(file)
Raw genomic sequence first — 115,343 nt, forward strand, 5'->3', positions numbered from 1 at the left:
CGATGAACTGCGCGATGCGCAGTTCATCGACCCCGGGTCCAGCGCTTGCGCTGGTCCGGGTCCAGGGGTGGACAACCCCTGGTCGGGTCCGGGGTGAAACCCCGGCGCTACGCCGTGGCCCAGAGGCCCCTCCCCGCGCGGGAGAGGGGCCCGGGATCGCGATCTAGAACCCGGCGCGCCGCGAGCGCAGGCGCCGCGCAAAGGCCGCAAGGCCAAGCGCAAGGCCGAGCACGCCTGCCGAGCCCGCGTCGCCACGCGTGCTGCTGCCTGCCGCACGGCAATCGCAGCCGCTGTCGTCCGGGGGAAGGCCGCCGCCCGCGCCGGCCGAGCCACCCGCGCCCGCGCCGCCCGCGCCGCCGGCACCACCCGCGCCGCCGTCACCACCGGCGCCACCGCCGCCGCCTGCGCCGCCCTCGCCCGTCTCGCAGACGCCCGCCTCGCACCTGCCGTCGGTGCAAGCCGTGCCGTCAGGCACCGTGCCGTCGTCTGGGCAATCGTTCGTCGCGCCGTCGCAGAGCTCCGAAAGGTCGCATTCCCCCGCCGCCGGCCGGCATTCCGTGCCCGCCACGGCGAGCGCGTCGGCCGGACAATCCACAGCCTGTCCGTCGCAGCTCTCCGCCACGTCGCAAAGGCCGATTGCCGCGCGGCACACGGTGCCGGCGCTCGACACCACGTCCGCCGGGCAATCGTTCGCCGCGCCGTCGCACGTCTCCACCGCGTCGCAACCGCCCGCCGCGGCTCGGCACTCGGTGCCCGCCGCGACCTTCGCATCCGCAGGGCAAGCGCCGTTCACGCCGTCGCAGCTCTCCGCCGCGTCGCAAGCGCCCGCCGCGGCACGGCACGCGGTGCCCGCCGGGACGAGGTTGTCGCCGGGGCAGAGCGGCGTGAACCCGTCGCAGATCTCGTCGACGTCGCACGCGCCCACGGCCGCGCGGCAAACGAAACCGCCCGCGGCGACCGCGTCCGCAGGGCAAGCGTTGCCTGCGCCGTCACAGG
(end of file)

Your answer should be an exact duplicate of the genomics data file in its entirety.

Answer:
Raw genomic sequence first — 115,343 nt, forward strand, 5'->3', positions numbered from 1 at the left:
CGATGAACTGCGCGATGCGCAGTTCATCGACCCCGGGTCCAGCGCTTGCGCTGGTCCGGGTCCAGGGGTGGACAACCCCTGGTCGGGTCCGGGGTGAAACCCCGGCGCTACGCCGTGGCCCAGAGGCCCCTCCCCGCGCGGGAGAGGGGCCCGGGATCGCGATCTAGAACCCGGCGCGCCGCGAGCGCAGGCGCCGCGCAAAGGCCGCAAGGCCAAGCGCAAGGCCGAGCACGCCTGCCGAGCCCGCGTCGCCACGCGTGCTGCTGCCTGCCGCACGGCAATCGCAGCCGCTGTCGTCCGGGGGAAGGCCGCCGCCCGCGCCGGCCGAGCCACCCGCGCCCGCGCCGCCCGCGCCGCCGGCACCACCCGCGCCGCCGTCACCACCGGCGCCACCGCCGCCGCCTGCGCCGCCCTCGCCCGTCTCGCAGACGCCCGCCTCGCACCTGCCGTCGGTGCAAGCCGTGCCGTCAGGCACCGTGCCGTCGTCTGGGCAATCGTTCGTCGCGCCGTCGCAGAGCTCCGAAAGGTCGCATTCCCCCGCCGCCGGCCGGCATTCCGTGCCCGCCACGGCGAGCGCGTCGGCCGGACAATCCACAGCCTGTCCGTCGCAGCTCTCCGCCACGTCGCAAAGGCCGATTGCCGCGCGGCACACGGTGCCGGCGCTCGACACCACGTCCGCCGGGCAATCGTTCGCCGCGCCGTCGCACGTCTCCACCGCGTCGCAACCGCCCGCCGCGGCTCGGCACTCGGTGCCCGCCGCGACCTTCGCATCCGCAGGGCAAGCGCCGTTCACGCCGTCGCAGCTCTCCGCCGCGTCGCAAGCGCCCGCCGCGGCACGGCACGCGGTGCCCGCCGGGACGAGGTTGTCGCCGGGGCAGAGCGGCGTGAACCCGTCGCAGATCTCGTCGACGTCGCACGCGCCCACGGCCGCGCGGCAAACGAAACCGCCCGCGGCGACCGCGTCCGCAGGGCAAGCGTTGCCTGCGCCGTCACAGG